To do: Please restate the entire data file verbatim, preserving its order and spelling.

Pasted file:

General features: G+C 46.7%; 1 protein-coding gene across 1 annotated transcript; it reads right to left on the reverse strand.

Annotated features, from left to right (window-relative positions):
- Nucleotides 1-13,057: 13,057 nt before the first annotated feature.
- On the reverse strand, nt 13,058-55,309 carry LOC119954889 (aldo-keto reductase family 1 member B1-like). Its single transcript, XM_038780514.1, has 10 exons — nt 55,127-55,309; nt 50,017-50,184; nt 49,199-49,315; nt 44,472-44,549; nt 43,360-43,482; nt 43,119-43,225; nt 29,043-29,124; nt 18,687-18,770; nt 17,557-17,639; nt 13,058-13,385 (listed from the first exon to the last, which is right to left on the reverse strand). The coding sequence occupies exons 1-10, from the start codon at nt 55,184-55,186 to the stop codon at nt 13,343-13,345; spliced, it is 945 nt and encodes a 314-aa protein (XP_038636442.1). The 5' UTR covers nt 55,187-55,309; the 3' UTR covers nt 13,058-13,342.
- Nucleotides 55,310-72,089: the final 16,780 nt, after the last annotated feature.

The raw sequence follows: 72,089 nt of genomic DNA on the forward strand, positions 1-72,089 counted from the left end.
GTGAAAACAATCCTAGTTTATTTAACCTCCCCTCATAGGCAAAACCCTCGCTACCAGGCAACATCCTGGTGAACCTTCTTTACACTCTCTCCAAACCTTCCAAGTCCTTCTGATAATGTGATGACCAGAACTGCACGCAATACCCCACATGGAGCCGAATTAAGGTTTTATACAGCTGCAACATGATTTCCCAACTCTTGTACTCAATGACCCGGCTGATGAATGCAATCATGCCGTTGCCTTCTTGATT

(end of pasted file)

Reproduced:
General features: G+C 46.7%; 1 protein-coding gene across 1 annotated transcript; it reads right to left on the reverse strand.

Annotated features, from left to right (window-relative positions):
- Nucleotides 1-13,057: 13,057 nt before the first annotated feature.
- On the reverse strand, nt 13,058-55,309 carry LOC119954889 (aldo-keto reductase family 1 member B1-like). Its single transcript, XM_038780514.1, has 10 exons — nt 55,127-55,309; nt 50,017-50,184; nt 49,199-49,315; nt 44,472-44,549; nt 43,360-43,482; nt 43,119-43,225; nt 29,043-29,124; nt 18,687-18,770; nt 17,557-17,639; nt 13,058-13,385 (listed from the first exon to the last, which is right to left on the reverse strand). The coding sequence occupies exons 1-10, from the start codon at nt 55,184-55,186 to the stop codon at nt 13,343-13,345; spliced, it is 945 nt and encodes a 314-aa protein (XP_038636442.1). The 5' UTR covers nt 55,187-55,309; the 3' UTR covers nt 13,058-13,342.
- Nucleotides 55,310-72,089: the final 16,780 nt, after the last annotated feature.

The raw sequence follows: 72,089 nt of genomic DNA on the forward strand, positions 1-72,089 counted from the left end.
GTGAAAACAATCCTAGTTTATTTAACCTCCCCTCATAGGCAAAACCCTCGCTACCAGGCAACATCCTGGTGAACCTTCTTTACACTCTCTCCAAACCTTCCAAGTCCTTCTGATAATGTGATGACCAGAACTGCACGCAATACCCCACATGGAGCCGAATTAAGGTTTTATACAGCTGCAACATGATTTCCCAACTCTTGTACTCAATGACCCGGCTGATGAATGCAATCATGCCGTTGCCTTCTTGATT